Over the past few months, as part of daily intern routines, our design team researched and explored various schematic concepts to create Connect. Connect is a master planning concept for Hudson Yards in the Chelsea District of New York City, New York. It is our envisionment of what we believe the 21st century cityscape will continue to evolve into in a post COVID-19 pandemic world. While many would be inclined to think that such a model would promote isolation or social distancing, our team tried to create schematics that focused on adaptable environments, spatial awareness, and better circulation options in dense urban landscapes.
Before creating any deliverables, our team had to establish a framework around the project brief. This evolved into three goals: 1. Develop residential, commercial, and healthcare building models that protect the primary users of the space. 2. Design alternative methods of circulation throughout the neighborhood/district. 3. Create an environment that promotes immediate adaptability and change to the outside world.
Walkability became a key component of our design. As a team, we wanted to reimagine our city not as divided for discrete zones for living, working, and entertainment but as a blend where almost all needs can be met within 15 minutes of a resident’s home. Our design eliminates the need for transportation to find essential needs. Pedestrians are the main focus in our post-pandemic neighborhood, with cyclists second priority and vehicular traffic third.
Keeping with the importance of pedestrian-centered spaces, our team was dedicated to the research and inclusion of garden streets, creating a shared space for pedestrians and cyclists. The goal was to restrict traffic and reduce on-street parking in order to free up space for vegetation and green space. Biophilic design is the inclusion of vegetation within the built environment, ultimately improving mental health. With pandemic crises flooding our world, good mental health remains critical.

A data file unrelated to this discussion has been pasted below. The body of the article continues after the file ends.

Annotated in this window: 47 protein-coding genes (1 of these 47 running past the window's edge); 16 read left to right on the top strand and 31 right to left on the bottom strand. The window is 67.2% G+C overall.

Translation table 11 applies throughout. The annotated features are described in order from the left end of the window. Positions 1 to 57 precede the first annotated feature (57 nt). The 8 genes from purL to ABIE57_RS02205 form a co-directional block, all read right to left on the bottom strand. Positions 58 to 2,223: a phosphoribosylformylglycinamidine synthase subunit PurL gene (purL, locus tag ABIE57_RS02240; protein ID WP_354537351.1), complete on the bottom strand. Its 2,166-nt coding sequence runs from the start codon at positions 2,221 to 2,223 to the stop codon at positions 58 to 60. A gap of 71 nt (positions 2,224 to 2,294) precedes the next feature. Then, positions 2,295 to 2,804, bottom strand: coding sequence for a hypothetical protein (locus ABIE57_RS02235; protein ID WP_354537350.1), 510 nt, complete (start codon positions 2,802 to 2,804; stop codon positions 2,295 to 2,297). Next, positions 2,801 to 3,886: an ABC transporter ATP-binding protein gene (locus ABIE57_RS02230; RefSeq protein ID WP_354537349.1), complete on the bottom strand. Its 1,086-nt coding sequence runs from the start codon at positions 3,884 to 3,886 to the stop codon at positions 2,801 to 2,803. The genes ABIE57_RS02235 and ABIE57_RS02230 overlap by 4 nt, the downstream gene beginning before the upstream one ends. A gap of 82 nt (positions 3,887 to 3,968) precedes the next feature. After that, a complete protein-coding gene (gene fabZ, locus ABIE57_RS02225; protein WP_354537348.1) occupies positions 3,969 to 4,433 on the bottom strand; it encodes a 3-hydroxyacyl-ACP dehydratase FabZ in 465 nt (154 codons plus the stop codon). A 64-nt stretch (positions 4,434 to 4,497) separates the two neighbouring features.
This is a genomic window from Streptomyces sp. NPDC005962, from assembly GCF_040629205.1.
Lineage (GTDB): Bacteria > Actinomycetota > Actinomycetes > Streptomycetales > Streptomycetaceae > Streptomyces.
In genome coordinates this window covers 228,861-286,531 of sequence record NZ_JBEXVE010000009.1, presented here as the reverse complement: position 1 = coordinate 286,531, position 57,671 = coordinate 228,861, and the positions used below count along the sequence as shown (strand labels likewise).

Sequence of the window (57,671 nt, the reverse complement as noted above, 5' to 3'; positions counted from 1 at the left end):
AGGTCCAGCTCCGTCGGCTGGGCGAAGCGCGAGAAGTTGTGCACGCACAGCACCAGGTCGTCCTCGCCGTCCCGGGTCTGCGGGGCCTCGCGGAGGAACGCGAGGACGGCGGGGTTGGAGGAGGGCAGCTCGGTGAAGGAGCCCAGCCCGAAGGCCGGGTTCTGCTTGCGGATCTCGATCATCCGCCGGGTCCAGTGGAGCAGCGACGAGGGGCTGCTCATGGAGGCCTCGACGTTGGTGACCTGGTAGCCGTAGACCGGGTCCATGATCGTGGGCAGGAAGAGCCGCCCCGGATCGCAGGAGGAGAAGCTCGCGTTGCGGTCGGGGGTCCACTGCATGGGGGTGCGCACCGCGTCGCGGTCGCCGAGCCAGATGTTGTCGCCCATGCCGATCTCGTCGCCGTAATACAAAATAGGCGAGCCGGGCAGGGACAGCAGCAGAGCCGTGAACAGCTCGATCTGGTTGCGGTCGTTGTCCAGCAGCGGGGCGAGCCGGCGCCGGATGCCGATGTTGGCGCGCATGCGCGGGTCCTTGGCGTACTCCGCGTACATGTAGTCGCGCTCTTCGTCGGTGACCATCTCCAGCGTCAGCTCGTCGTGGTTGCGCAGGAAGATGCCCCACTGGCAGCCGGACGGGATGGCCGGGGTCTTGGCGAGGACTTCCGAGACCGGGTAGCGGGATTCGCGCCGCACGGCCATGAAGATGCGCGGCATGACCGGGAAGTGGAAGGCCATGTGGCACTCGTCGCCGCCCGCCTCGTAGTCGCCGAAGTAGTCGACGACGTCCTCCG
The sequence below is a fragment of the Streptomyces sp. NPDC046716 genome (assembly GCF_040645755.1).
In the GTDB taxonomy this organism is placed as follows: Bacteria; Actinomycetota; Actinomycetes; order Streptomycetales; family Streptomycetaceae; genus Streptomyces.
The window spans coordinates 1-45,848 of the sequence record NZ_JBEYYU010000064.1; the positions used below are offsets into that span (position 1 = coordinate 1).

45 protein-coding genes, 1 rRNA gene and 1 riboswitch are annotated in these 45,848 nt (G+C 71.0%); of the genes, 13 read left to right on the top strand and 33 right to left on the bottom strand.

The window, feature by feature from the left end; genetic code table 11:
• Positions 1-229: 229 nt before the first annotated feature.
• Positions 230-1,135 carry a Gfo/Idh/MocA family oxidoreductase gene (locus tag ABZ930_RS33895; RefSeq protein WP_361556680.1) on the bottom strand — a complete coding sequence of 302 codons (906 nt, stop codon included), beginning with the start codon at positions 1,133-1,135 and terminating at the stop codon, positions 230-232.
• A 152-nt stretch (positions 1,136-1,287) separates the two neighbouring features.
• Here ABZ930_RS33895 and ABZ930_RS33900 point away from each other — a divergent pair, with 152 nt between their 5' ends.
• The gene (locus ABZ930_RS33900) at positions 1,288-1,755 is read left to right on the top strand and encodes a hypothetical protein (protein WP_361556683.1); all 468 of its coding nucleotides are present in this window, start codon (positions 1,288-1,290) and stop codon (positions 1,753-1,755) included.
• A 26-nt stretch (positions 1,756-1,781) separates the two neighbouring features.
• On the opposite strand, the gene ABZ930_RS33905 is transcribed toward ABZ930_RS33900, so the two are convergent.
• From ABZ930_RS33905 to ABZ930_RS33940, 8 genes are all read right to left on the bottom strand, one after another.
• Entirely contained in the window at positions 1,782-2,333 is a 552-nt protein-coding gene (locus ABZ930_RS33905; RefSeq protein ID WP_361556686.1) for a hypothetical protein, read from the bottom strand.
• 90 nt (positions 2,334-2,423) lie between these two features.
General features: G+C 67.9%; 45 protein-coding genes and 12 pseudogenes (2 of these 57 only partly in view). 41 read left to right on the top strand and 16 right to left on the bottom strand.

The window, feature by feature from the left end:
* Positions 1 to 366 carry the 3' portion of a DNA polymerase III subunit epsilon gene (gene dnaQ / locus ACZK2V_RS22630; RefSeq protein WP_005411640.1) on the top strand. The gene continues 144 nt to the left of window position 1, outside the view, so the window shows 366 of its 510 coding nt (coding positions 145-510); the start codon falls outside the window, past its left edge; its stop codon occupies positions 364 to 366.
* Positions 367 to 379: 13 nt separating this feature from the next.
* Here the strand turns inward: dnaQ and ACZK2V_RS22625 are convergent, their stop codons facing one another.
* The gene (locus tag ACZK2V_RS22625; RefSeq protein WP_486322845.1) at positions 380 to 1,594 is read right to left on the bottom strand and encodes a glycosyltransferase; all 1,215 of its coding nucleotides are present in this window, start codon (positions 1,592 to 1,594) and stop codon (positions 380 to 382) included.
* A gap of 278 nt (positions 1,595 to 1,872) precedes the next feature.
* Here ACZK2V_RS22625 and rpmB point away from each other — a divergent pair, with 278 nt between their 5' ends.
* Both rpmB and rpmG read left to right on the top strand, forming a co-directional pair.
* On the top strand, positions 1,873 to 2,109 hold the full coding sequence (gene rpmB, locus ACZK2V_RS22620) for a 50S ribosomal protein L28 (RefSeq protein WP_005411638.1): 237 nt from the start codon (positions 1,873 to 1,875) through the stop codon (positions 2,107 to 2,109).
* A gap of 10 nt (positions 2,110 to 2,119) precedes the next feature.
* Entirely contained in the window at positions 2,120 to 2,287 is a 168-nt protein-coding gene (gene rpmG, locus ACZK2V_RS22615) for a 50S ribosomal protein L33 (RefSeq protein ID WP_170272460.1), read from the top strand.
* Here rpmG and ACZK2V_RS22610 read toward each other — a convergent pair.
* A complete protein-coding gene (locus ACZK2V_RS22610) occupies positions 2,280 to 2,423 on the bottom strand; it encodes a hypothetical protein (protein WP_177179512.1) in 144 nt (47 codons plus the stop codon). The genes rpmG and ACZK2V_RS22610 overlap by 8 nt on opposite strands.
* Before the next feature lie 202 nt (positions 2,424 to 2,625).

Following the same vein of pedestrian-centered, vegetation filled urban spaces, designing for physical distancing was at the forefront of this design. As a team, we embraced the best practices, energy, and warmth of pedestrian-oriented cities that ultimately created spaces that are inclusive, healthy, and equitable. We still wanted citizens to gather, just gather safely, thus focusing on the concept of “physical distancing” rather than “social distancing.” A key element we included was the conversion of parking lanes into public space for community, shopping, and other various services. This created access to essential amenities such as grocers, restaurants, and exercise. Centering our design is the massive park that is all encompassing. With various trails and room for allotted personal space, this central node allows for the city to come together safely as our world continues into the unknown.
To establish more circulation onsite, our team devised a skybridge concept for Hudson Yards. The purpose of the skywalk bridge design was to address density on the site. It is meant to create a network between buildings on-site for pedestrians and cyclists. By increasing circulation, the team felt we could maximize walkable space without forcing pedestrians to travel to the street level. We felt if we could lessen disease spread by creating pathways that residents would be inclined to use more versus site visitors. Sources of inspiration for the design of the skybridge concept came from skywalk networks across the United States (ex. Minneapolis), but also some design precedents such as Steven Holl’s Linked Hybrid Building Complex and New York City’s Highline, which wraps around our site and integrates into the design.
Overall, this project proved to be a challenge for our team. We, as architectural interns, had to think about a site much larger than what we are typically accustomed to designing. This design competition was concerned more with master planning concepts rather than what we are used to with the schematic design of a building. Ultimately, team members had to be selective about conveyed ideas through illustrations of specific views/renders and diagramming methods. In retrospect, this competition was useful in that we learned more for the grander scale of environmental design and relationships between site, user engagement, and circulation.
|Andrew Jackson||Grace Lehmann||Jackson Haynes|